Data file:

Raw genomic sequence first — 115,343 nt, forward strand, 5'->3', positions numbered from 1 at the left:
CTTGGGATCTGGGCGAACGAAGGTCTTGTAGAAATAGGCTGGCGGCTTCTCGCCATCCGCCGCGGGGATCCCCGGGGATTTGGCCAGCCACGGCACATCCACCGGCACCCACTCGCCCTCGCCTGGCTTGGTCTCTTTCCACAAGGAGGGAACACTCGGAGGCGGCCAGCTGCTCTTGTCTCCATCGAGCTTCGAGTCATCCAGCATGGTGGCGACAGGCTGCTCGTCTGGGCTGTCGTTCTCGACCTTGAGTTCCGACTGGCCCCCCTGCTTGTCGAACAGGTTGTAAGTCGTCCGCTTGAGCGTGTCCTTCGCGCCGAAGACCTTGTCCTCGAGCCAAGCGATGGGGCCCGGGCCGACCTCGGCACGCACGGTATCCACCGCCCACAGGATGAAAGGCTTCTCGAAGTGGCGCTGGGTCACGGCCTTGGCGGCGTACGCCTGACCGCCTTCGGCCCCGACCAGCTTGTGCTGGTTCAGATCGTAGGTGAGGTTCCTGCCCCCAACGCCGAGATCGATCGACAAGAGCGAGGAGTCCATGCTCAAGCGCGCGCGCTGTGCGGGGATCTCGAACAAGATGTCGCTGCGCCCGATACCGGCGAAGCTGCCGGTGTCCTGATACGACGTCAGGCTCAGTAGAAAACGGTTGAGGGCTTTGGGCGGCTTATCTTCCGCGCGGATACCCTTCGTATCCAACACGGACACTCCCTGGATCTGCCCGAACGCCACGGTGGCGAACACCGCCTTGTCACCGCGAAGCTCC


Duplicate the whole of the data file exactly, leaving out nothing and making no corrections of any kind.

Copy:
Raw genomic sequence first — 115,343 nt, forward strand, 5'->3', positions numbered from 1 at the left:
CTTGGGATCTGGGCGAACGAAGGTCTTGTAGAAATAGGCTGGCGGCTTCTCGCCATCCGCCGCGGGGATCCCCGGGGATTTGGCCAGCCACGGCACATCCACCGGCACCCACTCGCCCTCGCCTGGCTTGGTCTCTTTCCACAAGGAGGGAACACTCGGAGGCGGCCAGCTGCTCTTGTCTCCATCGAGCTTCGAGTCATCCAGCATGGTGGCGACAGGCTGCTCGTCTGGGCTGTCGTTCTCGACCTTGAGTTCCGACTGGCCCCCCTGCTTGTCGAACAGGTTGTAAGTCGTCCGCTTGAGCGTGTCCTTCGCGCCGAAGACCTTGTCCTCGAGCCAAGCGATGGGGCCCGGGCCGACCTCGGCACGCACGGTATCCACCGCCCACAGGATGAAAGGCTTCTCGAAGTGGCGCTGGGTCACGGCCTTGGCGGCGTACGCCTGACCGCCTTCGGCCCCGACCAGCTTGTGCTGGTTCAGATCGTAGGTGAGGTTCCTGCCCCCAACGCCGAGATCGATCGACAAGAGCGAGGAGTCCATGCTCAAGCGCGCGCGCTGTGCGGGGATCTCGAACAAGATGTCGCTGCGCCCGATACCGGCGAAGCTGCCGGTGTCCTGATACGACGTCAGGCTCAGTAGAAAACGGTTGAGGGCTTTGGGCGGCTTATCTTCCGCGCGGATACCCTTCGTATCCAACACGGACACTCCCTGGATCTGCCCGAACGCCACGGTGGCGAACACCGCCTTGTCACCGCGAAGCTCC